a decoration typical of Islamic architecture, characterised by alveoli and also present in other Norman buildings such as the later the Cuba and Zisa palaces, loca solatiorum of the king.

The senses tell baroque decoration

An architectural crescendo

The senses tell the flooring

The return of water

The Norman conquest of Sicily and the birth of a new Latin kingdom

The senses tell the Zisa over the centuries

The senses tell the architecture and decorations

The interior of the church

the Baroque exterior

Restorations

The senses tell restorations

Intertwining of knowledge in Norman Palermo

Decorations

the Baroque interior

The decorations on the bell tower

The opus sectile floor of the Palatine Chapel

The architectural space

Gold and light: the splendour of the mosaics in the Royal Chapel

The birth of the Norman kingdom

From oblivion to the recovery of memory

Saint Peter’s Chapel in the Royal Palace

The architectural appearance and transformations over time

The senses tell the architecture

The senses tell the mosaic cycle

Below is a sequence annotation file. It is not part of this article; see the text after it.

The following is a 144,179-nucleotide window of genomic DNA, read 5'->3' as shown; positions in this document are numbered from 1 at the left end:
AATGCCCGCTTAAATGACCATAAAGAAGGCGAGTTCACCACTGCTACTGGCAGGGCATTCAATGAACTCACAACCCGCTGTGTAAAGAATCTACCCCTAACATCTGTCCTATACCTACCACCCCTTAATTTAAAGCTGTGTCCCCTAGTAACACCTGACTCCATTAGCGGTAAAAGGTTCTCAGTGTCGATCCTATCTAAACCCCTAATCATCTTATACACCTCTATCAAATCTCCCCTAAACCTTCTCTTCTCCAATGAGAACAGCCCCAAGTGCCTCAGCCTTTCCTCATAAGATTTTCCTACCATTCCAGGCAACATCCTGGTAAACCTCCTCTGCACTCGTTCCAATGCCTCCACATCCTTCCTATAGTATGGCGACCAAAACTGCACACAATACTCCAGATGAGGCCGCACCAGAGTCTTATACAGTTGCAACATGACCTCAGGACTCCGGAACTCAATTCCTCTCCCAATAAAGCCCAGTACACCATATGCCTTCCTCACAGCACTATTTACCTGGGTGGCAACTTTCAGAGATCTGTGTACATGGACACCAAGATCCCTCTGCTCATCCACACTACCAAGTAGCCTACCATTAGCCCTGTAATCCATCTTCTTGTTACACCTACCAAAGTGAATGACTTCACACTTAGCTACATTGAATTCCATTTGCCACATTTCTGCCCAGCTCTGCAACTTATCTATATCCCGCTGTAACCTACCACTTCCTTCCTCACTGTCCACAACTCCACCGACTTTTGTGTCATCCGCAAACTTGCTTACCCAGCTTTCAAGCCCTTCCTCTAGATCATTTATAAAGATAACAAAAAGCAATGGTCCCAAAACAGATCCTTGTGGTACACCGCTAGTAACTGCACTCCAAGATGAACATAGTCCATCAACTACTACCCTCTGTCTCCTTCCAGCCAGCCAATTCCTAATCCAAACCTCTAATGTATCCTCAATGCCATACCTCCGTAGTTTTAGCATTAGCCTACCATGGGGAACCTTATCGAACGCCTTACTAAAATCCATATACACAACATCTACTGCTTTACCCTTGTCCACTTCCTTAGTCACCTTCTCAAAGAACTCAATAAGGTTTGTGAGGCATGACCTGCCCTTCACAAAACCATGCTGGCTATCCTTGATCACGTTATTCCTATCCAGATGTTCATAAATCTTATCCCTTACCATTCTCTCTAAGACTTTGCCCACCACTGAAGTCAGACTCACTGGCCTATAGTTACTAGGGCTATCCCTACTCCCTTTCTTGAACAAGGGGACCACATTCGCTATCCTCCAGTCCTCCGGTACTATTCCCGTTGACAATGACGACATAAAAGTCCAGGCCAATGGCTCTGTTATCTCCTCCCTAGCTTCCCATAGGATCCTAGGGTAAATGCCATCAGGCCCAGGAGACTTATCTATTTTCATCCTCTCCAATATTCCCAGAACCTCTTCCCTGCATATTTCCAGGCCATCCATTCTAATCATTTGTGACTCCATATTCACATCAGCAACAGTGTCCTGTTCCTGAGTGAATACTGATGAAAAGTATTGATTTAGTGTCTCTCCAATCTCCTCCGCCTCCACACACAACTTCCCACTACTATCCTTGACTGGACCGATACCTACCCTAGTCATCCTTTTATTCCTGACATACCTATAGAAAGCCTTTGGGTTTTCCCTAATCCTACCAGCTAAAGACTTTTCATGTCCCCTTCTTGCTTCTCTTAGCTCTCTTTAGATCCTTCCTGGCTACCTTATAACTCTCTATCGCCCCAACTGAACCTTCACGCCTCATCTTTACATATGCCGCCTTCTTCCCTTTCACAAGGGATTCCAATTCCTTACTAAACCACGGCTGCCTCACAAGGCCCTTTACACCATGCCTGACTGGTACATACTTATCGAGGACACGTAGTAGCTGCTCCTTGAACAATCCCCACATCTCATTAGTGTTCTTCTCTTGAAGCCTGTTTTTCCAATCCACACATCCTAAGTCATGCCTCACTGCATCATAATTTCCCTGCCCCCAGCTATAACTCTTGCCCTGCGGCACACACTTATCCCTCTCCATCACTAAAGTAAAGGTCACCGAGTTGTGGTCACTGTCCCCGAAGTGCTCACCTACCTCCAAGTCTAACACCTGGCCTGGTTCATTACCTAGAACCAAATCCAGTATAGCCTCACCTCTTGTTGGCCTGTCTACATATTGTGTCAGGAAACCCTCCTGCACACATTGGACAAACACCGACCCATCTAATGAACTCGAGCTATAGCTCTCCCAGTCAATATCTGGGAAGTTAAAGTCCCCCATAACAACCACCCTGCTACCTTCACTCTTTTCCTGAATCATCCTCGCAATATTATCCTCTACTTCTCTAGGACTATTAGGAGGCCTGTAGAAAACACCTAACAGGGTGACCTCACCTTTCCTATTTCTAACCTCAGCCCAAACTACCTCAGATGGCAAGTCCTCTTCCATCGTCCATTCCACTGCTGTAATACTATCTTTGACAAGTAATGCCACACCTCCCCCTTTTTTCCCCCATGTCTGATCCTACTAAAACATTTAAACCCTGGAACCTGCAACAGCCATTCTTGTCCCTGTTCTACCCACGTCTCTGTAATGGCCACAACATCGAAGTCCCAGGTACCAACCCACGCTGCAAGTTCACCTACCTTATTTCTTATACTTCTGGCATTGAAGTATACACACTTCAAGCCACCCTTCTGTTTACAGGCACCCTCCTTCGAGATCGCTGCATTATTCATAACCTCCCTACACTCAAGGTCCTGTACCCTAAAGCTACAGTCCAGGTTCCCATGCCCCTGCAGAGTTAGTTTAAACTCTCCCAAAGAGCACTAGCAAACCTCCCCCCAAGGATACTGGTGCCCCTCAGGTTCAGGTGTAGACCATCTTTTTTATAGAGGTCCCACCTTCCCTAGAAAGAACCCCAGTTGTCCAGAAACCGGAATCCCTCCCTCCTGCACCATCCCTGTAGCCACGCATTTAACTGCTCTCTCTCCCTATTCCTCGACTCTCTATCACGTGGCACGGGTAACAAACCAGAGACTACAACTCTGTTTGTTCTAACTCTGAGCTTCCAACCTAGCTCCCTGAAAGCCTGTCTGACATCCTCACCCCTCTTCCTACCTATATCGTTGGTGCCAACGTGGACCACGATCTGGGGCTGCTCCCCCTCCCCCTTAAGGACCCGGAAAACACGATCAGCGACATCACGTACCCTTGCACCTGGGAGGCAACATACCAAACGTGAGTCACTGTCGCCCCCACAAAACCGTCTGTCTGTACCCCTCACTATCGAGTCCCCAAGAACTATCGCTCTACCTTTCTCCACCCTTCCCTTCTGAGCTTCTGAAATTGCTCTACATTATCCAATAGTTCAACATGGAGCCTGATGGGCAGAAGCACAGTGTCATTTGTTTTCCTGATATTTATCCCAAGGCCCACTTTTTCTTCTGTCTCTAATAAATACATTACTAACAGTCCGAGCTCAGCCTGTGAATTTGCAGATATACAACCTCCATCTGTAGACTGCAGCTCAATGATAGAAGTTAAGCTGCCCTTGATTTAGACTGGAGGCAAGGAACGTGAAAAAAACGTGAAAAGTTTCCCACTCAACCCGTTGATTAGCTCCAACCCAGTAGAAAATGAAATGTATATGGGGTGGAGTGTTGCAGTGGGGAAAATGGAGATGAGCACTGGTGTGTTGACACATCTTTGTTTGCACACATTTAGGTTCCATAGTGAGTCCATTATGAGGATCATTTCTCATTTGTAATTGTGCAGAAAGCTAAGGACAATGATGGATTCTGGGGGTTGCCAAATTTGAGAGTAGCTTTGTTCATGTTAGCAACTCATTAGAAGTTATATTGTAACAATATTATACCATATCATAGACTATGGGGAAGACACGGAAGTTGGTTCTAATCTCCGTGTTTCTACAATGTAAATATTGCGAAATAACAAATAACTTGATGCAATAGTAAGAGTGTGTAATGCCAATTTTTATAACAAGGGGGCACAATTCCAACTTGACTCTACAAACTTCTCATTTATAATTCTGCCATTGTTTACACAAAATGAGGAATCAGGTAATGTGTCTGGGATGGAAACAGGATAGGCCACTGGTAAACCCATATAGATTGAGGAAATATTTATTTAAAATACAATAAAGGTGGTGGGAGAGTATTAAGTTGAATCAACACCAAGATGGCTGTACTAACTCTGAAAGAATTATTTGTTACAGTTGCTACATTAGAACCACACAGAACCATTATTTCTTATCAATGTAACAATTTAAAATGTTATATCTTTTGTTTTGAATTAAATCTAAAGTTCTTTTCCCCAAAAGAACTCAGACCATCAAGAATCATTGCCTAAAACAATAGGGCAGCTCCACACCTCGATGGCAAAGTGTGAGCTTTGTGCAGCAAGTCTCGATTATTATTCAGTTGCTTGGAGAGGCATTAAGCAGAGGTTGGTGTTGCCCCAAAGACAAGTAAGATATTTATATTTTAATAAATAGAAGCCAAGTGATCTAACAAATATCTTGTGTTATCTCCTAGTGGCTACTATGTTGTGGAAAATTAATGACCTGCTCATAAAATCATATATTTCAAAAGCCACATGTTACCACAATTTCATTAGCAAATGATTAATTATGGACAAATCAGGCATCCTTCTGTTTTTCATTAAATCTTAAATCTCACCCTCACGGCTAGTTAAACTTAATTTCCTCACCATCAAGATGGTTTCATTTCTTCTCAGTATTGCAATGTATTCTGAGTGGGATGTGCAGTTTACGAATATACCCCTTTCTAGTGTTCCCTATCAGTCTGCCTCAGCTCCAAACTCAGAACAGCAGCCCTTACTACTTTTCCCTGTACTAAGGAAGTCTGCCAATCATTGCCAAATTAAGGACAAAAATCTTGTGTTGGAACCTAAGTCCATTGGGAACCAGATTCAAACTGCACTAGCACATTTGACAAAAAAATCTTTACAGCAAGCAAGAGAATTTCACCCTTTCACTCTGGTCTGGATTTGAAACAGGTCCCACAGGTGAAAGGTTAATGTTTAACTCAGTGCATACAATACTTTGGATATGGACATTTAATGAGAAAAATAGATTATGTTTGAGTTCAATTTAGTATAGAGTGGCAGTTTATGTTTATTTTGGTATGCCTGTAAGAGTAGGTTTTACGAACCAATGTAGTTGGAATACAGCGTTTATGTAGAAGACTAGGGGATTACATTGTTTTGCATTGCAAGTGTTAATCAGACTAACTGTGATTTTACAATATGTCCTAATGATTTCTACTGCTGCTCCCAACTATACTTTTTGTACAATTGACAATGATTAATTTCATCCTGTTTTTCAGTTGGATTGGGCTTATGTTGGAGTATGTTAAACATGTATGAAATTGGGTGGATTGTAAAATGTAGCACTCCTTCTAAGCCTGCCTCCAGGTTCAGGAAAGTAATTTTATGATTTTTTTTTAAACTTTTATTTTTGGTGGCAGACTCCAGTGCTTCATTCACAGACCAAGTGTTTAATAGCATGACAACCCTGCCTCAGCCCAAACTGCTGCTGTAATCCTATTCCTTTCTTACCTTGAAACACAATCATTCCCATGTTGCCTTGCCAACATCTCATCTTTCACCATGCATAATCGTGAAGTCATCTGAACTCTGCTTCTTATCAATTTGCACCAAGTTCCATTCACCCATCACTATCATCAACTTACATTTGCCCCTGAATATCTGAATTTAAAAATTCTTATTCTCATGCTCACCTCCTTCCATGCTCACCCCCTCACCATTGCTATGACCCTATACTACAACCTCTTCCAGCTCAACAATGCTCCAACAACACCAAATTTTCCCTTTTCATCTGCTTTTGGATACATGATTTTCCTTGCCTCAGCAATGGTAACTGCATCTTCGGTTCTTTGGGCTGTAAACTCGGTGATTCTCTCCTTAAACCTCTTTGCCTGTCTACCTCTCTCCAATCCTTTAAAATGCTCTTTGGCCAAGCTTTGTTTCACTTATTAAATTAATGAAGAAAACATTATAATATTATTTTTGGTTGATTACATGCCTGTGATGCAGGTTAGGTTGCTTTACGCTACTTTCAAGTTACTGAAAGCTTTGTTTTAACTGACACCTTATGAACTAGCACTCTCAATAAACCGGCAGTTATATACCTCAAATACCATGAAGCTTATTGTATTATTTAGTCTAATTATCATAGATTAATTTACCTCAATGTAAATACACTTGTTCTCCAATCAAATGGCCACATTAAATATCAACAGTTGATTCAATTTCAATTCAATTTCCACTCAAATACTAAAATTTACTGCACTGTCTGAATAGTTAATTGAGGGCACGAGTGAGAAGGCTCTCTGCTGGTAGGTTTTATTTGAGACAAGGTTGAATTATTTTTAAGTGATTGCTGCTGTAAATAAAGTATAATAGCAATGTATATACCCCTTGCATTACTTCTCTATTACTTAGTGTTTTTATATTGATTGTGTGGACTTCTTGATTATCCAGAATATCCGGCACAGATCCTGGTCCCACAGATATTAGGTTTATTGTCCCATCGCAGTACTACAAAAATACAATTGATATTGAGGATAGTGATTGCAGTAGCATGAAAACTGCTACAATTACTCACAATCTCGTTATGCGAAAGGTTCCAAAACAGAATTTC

The beautiful Zisa and its garden: solacium regi among sounds, colours and scents

The mosaics of the naves

The senses tell the external architecture and the original layout

Shapes and colours of the wooden ceiling

The Admiral’s dedication

the roof of Paradise: one of the most representative works of medieval art

The senses tell the ceiling

The Royal Throne

From earthquake to collapse

The Genoard Park, the garden of pleasures and wonders

The senses tell the historical context

The mosaics of the transept and the apses

The senses tell the interior

The mosaic cycle, an ascending path towards the light

The Cassaro

The senses tell the historical context

The architectural envelope: the Greek cross layout oriented towards the light

The senses tell the historical context

The flooring: shapes, motifs and iconography

The rediscovered palace

A building constructed in a short space of time

The loca solatiorum: dwellings for recreation, well-being and hunting

Different styles and transformations of “one of the most beautiful monuments in the world”

The ancient convent of the Martorana, a history of devotion and tradition

The Palace of Kings